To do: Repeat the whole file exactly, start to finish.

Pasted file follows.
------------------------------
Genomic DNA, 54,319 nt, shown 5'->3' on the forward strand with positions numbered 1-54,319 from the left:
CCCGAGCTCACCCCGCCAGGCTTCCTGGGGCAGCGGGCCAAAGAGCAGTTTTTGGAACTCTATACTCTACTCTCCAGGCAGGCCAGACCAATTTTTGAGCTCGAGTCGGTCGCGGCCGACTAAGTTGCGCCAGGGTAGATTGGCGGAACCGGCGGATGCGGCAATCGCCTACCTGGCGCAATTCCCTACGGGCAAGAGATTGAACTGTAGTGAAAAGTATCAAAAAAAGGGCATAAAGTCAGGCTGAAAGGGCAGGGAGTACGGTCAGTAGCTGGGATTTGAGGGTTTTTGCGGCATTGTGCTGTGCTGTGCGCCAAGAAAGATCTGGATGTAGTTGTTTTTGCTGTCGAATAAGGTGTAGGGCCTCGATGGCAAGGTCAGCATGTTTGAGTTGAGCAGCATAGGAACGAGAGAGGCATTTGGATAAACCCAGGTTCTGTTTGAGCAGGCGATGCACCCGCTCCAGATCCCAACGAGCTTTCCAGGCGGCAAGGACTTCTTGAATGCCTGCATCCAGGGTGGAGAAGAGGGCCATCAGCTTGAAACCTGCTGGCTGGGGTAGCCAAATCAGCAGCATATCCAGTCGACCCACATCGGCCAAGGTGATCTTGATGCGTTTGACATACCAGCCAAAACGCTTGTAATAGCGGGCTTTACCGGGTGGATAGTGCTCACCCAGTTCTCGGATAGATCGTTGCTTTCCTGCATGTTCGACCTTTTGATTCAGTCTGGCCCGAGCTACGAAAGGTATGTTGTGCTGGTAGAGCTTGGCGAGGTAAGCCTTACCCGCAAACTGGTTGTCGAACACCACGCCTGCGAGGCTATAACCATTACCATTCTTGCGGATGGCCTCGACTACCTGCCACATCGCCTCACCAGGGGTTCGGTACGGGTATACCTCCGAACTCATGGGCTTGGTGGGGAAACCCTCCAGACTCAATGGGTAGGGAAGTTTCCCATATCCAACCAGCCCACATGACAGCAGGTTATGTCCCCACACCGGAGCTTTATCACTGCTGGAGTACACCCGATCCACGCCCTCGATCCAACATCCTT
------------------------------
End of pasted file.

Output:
Genomic DNA, 54,319 nt, shown 5'->3' on the forward strand with positions numbered 1-54,319 from the left:
CCCGAGCTCACCCCGCCAGGCTTCCTGGGGCAGCGGGCCAAAGAGCAGTTTTTGGAACTCTATACTCTACTCTCCAGGCAGGCCAGACCAATTTTTGAGCTCGAGTCGGTCGCGGCCGACTAAGTTGCGCCAGGGTAGATTGGCGGAACCGGCGGATGCGGCAATCGCCTACCTGGCGCAATTCCCTACGGGCAAGAGATTGAACTGTAGTGAAAAGTATCAAAAAAAGGGCATAAAGTCAGGCTGAAAGGGCAGGGAGTACGGTCAGTAGCTGGGATTTGAGGGTTTTTGCGGCATTGTGCTGTGCTGTGCGCCAAGAAAGATCTGGATGTAGTTGTTTTTGCTGTCGAATAAGGTGTAGGGCCTCGATGGCAAGGTCAGCATGTTTGAGTTGAGCAGCATAGGAACGAGAGAGGCATTTGGATAAACCCAGGTTCTGTTTGAGCAGGCGATGCACCCGCTCCAGATCCCAACGAGCTTTCCAGGCGGCAAGGACTTCTTGAATGCCTGCATCCAGGGTGGAGAAGAGGGCCATCAGCTTGAAACCTGCTGGCTGGGGTAGCCAAATCAGCAGCATATCCAGTCGACCCACATCGGCCAAGGTGATCTTGATGCGTTTGACATACCAGCCAAAACGCTTGTAATAGCGGGCTTTACCGGGTGGATAGTGCTCACCCAGTTCTCGGATAGATCGTTGCTTTCCTGCATGTTCGACCTTTTGATTCAGTCTGGCCCGAGCTACGAAAGGTATGTTGTGCTGGTAGAGCTTGGCGAGGTAAGCCTTACCCGCAAACTGGTTGTCGAACACCACGCCTGCGAGGCTATAACCATTACCATTCTTGCGGATGGCCTCGACTACCTGCCACATCGCCTCACCAGGGGTTCGGTACGGGTATACCTCCGAACTCATGGGCTTGGTGGGGAAACCCTCCAGACTCAATGGGTAGGGAAGTTTCCCATATCCAACCAGCCCACATGACAGCAGGTTATGTCCCCACACCGGAGCTTTATCACTGCTGGAGTACACCCGATCCACGCCCTCGATCCAACATCCTT